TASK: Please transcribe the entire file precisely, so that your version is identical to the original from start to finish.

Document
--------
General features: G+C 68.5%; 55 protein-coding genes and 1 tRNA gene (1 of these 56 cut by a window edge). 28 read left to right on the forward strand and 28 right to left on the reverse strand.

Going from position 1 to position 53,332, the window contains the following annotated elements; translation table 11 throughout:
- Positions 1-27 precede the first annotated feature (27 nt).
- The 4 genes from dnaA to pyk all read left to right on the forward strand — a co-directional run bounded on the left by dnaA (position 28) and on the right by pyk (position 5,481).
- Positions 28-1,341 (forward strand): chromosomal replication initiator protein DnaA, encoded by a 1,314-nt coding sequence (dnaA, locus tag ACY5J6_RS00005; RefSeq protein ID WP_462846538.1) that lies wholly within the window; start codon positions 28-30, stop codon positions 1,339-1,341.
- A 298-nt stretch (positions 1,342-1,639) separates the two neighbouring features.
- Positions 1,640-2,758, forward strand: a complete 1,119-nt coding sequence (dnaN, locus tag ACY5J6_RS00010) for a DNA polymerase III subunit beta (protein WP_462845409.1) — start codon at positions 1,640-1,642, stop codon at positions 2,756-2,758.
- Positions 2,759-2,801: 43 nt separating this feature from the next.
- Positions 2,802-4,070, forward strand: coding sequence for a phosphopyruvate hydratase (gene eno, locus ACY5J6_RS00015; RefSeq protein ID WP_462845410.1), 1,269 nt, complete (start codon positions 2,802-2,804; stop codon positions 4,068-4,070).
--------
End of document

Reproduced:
General features: G+C 68.5%; 55 protein-coding genes and 1 tRNA gene (1 of these 56 cut by a window edge). 28 read left to right on the forward strand and 28 right to left on the reverse strand.

Going from position 1 to position 53,332, the window contains the following annotated elements; translation table 11 throughout:
- Positions 1-27 precede the first annotated feature (27 nt).
- The 4 genes from dnaA to pyk all read left to right on the forward strand — a co-directional run bounded on the left by dnaA (position 28) and on the right by pyk (position 5,481).
- Positions 28-1,341 (forward strand): chromosomal replication initiator protein DnaA, encoded by a 1,314-nt coding sequence (dnaA, locus tag ACY5J6_RS00005; RefSeq protein ID WP_462846538.1) that lies wholly within the window; start codon positions 28-30, stop codon positions 1,339-1,341.
- A 298-nt stretch (positions 1,342-1,639) separates the two neighbouring features.
- Positions 1,640-2,758, forward strand: a complete 1,119-nt coding sequence (dnaN, locus tag ACY5J6_RS00010) for a DNA polymerase III subunit beta (protein WP_462845409.1) — start codon at positions 1,640-1,642, stop codon at positions 2,756-2,758.
- Positions 2,759-2,801: 43 nt separating this feature from the next.
- Positions 2,802-4,070, forward strand: coding sequence for a phosphopyruvate hydratase (gene eno, locus ACY5J6_RS00015; RefSeq protein ID WP_462845410.1), 1,269 nt, complete (start codon positions 2,802-2,804; stop codon positions 4,068-4,070).